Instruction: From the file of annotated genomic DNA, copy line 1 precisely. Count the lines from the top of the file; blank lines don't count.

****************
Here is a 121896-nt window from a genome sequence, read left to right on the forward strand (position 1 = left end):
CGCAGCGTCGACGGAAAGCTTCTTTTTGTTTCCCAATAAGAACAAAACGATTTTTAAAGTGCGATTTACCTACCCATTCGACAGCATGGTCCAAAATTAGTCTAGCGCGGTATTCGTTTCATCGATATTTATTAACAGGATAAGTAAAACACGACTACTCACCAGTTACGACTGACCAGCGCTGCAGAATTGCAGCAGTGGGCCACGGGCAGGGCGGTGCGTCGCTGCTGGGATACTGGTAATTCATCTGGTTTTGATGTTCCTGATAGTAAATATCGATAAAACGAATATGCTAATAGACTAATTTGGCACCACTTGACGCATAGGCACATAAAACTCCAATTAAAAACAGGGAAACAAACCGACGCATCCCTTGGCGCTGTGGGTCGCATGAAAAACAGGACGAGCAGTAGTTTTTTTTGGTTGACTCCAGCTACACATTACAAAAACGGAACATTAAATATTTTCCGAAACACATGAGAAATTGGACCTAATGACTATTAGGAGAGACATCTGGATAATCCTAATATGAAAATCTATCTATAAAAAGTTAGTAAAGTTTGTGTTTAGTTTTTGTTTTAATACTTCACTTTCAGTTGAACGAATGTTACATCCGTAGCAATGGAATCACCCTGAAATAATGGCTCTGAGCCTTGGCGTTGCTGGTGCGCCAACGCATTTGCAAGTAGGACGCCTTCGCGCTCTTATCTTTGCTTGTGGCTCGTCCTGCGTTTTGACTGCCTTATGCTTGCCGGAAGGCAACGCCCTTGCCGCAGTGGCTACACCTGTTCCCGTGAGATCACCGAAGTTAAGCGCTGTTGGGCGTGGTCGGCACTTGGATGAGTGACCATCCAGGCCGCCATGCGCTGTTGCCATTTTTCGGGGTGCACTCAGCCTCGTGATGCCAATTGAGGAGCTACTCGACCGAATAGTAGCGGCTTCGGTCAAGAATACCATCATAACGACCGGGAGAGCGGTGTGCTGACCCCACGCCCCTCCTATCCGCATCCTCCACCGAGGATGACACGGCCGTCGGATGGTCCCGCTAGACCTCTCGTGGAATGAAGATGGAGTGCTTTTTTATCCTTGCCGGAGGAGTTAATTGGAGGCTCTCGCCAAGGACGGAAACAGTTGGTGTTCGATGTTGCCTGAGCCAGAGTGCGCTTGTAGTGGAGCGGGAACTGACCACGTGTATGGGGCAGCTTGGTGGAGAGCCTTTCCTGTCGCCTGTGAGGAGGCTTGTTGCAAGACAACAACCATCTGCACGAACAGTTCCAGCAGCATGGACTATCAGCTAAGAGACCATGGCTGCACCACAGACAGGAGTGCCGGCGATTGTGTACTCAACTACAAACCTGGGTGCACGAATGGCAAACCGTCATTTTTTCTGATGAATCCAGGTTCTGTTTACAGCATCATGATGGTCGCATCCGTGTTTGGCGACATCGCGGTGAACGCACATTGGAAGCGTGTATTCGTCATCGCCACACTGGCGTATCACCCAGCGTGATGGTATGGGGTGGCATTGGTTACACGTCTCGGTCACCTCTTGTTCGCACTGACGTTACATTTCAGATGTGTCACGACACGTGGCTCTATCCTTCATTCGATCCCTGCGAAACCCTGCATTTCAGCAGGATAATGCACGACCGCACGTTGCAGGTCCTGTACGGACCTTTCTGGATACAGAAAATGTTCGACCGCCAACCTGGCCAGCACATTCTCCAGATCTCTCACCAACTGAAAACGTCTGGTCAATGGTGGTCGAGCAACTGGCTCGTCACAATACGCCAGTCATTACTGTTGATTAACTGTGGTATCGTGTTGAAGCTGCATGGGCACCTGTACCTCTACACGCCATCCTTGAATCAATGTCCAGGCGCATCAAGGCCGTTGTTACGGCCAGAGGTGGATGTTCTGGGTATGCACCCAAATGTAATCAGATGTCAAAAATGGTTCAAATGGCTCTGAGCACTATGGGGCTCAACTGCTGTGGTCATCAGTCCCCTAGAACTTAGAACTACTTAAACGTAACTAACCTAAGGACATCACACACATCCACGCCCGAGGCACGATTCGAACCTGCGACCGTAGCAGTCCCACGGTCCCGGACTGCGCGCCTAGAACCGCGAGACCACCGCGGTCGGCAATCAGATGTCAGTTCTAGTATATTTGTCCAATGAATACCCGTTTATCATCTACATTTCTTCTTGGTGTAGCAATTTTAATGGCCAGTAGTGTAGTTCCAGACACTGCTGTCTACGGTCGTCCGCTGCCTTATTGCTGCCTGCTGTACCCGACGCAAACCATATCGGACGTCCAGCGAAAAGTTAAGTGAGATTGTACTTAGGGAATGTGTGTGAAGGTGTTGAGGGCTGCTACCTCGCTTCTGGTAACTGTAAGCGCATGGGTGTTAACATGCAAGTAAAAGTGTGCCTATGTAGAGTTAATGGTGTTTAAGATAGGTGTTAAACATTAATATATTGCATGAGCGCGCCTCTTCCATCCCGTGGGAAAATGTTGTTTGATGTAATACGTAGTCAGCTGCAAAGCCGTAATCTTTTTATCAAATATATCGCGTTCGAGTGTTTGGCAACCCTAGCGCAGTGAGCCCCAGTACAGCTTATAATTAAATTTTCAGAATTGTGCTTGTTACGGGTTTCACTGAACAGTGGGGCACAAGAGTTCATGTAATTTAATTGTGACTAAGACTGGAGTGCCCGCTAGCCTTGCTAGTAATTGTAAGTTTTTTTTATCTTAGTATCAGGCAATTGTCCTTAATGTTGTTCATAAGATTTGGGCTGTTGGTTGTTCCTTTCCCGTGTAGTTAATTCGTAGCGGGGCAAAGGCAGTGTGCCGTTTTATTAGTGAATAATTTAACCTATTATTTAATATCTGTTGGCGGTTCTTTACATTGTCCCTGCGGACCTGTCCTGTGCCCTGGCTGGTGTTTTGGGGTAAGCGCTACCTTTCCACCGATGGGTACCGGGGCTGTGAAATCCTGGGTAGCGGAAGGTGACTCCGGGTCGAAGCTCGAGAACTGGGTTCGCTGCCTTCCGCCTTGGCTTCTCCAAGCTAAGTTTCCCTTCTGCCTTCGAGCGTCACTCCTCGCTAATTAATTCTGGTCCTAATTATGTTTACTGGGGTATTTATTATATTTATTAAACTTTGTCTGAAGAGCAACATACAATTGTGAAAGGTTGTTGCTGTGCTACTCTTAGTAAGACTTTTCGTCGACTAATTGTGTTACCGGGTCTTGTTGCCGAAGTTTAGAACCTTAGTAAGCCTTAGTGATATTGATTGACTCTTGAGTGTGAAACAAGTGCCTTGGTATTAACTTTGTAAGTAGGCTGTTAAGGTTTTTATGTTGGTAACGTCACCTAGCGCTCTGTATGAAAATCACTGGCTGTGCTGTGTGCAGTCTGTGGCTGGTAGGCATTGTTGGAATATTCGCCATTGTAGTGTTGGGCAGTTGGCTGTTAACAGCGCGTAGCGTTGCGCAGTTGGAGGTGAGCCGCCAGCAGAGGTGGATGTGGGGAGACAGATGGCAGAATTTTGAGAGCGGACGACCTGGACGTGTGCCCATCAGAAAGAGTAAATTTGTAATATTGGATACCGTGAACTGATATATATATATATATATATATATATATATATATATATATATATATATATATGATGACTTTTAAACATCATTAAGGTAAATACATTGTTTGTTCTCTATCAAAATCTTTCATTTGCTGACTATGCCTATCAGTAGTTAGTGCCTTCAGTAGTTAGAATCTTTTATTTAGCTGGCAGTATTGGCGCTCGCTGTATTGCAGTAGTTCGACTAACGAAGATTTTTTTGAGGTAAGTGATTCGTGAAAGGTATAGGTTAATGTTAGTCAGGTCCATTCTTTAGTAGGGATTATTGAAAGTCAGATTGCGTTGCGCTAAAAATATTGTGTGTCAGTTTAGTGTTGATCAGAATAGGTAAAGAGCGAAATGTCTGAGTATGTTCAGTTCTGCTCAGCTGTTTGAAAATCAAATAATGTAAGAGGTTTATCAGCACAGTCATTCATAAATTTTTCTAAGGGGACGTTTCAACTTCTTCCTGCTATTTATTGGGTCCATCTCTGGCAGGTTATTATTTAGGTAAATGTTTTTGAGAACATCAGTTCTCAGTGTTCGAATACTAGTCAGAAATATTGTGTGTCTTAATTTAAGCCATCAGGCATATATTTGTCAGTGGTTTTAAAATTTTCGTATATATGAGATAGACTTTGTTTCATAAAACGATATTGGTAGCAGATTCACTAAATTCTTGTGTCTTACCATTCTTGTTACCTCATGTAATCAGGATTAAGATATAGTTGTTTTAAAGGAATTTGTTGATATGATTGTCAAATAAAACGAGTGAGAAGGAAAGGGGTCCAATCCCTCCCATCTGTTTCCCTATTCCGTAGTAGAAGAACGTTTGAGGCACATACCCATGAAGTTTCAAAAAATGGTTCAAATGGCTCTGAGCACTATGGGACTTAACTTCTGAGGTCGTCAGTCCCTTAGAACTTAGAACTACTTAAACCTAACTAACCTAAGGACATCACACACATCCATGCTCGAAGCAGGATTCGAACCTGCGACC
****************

Here is a 121896-nt window from a genome sequence, read left to right on the forward strand (position 1 = left end):